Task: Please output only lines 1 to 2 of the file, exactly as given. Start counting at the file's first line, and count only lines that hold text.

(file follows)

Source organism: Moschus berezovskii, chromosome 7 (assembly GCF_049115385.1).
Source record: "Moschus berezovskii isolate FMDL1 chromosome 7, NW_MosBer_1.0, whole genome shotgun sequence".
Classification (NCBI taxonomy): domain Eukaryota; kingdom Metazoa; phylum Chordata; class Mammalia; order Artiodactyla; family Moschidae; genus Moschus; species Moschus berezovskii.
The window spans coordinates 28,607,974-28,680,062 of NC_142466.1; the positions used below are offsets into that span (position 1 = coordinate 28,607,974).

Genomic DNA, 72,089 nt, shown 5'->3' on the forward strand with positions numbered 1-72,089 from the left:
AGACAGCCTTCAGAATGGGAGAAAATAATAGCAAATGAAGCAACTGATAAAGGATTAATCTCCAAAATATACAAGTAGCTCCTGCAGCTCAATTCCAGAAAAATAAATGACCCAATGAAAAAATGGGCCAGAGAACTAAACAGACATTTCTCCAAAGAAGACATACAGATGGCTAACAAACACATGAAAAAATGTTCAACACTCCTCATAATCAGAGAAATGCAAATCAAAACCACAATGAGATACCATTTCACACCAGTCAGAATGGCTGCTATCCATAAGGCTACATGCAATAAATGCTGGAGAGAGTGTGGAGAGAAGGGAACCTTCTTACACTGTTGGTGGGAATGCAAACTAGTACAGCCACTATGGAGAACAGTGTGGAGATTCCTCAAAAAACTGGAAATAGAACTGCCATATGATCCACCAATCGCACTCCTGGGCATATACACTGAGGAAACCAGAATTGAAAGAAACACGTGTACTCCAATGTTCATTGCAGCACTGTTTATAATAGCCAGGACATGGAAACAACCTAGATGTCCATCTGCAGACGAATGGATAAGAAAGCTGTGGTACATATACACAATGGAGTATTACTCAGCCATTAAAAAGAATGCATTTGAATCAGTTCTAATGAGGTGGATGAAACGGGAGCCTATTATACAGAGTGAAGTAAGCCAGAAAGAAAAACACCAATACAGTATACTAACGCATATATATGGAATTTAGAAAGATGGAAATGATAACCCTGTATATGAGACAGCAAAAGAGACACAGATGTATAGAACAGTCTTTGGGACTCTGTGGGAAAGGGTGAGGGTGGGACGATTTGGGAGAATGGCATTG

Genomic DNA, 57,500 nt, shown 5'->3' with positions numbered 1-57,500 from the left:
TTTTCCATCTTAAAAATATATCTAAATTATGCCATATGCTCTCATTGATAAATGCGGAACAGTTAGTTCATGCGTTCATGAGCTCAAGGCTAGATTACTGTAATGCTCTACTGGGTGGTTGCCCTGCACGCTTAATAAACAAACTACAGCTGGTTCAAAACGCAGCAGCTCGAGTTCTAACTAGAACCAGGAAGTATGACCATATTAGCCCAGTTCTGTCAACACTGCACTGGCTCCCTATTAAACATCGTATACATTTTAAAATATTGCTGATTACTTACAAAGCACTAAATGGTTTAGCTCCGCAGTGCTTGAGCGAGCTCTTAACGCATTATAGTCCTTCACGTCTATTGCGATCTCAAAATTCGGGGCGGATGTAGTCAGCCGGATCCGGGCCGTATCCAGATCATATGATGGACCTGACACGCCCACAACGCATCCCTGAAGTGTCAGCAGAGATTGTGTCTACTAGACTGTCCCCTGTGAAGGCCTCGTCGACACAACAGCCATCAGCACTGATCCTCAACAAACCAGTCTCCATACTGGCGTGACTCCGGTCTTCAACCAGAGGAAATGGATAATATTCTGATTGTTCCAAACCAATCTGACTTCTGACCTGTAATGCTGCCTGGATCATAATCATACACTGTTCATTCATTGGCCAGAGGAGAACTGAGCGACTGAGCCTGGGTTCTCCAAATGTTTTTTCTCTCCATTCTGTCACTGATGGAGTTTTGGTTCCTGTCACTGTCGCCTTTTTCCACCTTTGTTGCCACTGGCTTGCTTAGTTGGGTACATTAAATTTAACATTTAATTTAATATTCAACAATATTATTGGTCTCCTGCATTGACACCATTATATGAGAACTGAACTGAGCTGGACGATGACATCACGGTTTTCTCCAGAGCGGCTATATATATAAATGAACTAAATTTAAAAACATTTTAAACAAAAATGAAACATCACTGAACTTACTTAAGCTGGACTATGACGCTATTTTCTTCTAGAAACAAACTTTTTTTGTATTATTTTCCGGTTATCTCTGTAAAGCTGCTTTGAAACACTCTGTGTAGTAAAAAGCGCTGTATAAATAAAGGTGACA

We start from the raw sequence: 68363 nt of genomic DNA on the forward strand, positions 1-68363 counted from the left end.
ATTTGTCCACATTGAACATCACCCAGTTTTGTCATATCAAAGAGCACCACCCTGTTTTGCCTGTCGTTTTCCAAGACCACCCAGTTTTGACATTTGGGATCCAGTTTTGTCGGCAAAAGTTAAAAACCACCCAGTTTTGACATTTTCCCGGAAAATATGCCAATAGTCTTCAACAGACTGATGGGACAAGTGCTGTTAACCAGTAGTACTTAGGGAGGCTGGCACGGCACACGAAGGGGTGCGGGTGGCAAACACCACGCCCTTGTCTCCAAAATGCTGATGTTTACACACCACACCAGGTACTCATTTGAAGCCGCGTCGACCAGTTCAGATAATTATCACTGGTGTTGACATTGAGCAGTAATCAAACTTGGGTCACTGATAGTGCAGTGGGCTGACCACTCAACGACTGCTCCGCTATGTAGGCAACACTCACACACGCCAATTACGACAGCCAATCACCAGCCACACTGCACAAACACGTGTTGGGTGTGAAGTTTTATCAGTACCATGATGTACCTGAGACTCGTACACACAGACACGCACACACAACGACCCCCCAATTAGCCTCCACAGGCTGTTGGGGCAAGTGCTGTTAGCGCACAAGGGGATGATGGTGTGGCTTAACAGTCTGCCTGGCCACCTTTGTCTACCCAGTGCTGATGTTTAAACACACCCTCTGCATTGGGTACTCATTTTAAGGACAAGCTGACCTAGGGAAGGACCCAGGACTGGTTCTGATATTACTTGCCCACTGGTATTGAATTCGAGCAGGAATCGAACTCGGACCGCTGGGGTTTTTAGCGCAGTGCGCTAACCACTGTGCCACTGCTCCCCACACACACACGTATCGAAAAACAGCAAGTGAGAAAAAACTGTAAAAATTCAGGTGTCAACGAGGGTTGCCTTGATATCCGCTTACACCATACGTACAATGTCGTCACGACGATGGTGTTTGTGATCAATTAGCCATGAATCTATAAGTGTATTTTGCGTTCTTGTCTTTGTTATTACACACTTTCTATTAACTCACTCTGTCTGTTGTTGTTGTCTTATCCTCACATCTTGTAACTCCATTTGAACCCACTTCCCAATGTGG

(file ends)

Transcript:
Source organism: Moschus berezovskii, chromosome 7 (assembly GCF_049115385.1).
Source record: "Moschus berezovskii isolate FMDL1 chromosome 7, NW_MosBer_1.0, whole genome shotgun sequence".